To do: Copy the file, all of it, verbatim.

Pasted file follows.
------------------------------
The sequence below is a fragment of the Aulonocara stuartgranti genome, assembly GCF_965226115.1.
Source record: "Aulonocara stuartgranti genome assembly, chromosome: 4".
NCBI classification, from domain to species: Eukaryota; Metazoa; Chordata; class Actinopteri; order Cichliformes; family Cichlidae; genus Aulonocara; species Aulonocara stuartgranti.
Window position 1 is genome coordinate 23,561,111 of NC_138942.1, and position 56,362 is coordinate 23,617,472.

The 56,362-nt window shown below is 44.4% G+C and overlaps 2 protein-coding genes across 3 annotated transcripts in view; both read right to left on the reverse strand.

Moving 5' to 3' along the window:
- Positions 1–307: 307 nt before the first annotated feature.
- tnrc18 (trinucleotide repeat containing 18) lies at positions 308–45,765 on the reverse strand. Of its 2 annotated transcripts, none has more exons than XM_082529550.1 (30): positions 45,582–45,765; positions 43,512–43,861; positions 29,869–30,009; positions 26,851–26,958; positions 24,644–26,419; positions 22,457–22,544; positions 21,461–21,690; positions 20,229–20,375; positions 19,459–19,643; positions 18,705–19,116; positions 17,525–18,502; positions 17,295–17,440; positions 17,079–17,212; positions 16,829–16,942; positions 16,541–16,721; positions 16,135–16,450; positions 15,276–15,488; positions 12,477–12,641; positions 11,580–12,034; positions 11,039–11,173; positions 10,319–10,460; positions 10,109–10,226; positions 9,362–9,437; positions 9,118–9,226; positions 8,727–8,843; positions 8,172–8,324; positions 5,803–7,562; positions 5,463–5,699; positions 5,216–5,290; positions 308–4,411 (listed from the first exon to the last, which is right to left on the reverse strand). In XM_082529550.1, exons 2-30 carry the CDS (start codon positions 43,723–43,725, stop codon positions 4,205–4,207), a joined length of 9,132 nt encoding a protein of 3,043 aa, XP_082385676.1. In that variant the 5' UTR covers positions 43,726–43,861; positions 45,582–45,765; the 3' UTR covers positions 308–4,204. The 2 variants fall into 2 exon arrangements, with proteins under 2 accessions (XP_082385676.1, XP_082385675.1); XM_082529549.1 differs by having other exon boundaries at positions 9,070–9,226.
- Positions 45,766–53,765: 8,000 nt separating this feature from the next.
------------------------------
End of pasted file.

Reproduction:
The sequence below is a fragment of the Aulonocara stuartgranti genome, assembly GCF_965226115.1.
Source record: "Aulonocara stuartgranti genome assembly, chromosome: 4".
NCBI classification, from domain to species: Eukaryota; Metazoa; Chordata; class Actinopteri; order Cichliformes; family Cichlidae; genus Aulonocara; species Aulonocara stuartgranti.
Window position 1 is genome coordinate 23,561,111 of NC_138942.1, and position 56,362 is coordinate 23,617,472.

The 56,362-nt window shown below is 44.4% G+C and overlaps 2 protein-coding genes across 3 annotated transcripts in view; both read right to left on the reverse strand.

Moving 5' to 3' along the window:
- Positions 1–307: 307 nt before the first annotated feature.
- tnrc18 (trinucleotide repeat containing 18) lies at positions 308–45,765 on the reverse strand. Of its 2 annotated transcripts, none has more exons than XM_082529550.1 (30): positions 45,582–45,765; positions 43,512–43,861; positions 29,869–30,009; positions 26,851–26,958; positions 24,644–26,419; positions 22,457–22,544; positions 21,461–21,690; positions 20,229–20,375; positions 19,459–19,643; positions 18,705–19,116; positions 17,525–18,502; positions 17,295–17,440; positions 17,079–17,212; positions 16,829–16,942; positions 16,541–16,721; positions 16,135–16,450; positions 15,276–15,488; positions 12,477–12,641; positions 11,580–12,034; positions 11,039–11,173; positions 10,319–10,460; positions 10,109–10,226; positions 9,362–9,437; positions 9,118–9,226; positions 8,727–8,843; positions 8,172–8,324; positions 5,803–7,562; positions 5,463–5,699; positions 5,216–5,290; positions 308–4,411 (listed from the first exon to the last, which is right to left on the reverse strand). In XM_082529550.1, exons 2-30 carry the CDS (start codon positions 43,723–43,725, stop codon positions 4,205–4,207), a joined length of 9,132 nt encoding a protein of 3,043 aa, XP_082385676.1. In that variant the 5' UTR covers positions 43,726–43,861; positions 45,582–45,765; the 3' UTR covers positions 308–4,204. The 2 variants fall into 2 exon arrangements, with proteins under 2 accessions (XP_082385676.1, XP_082385675.1); XM_082529549.1 differs by having other exon boundaries at positions 9,070–9,226.
- Positions 45,766–53,765: 8,000 nt separating this feature from the next.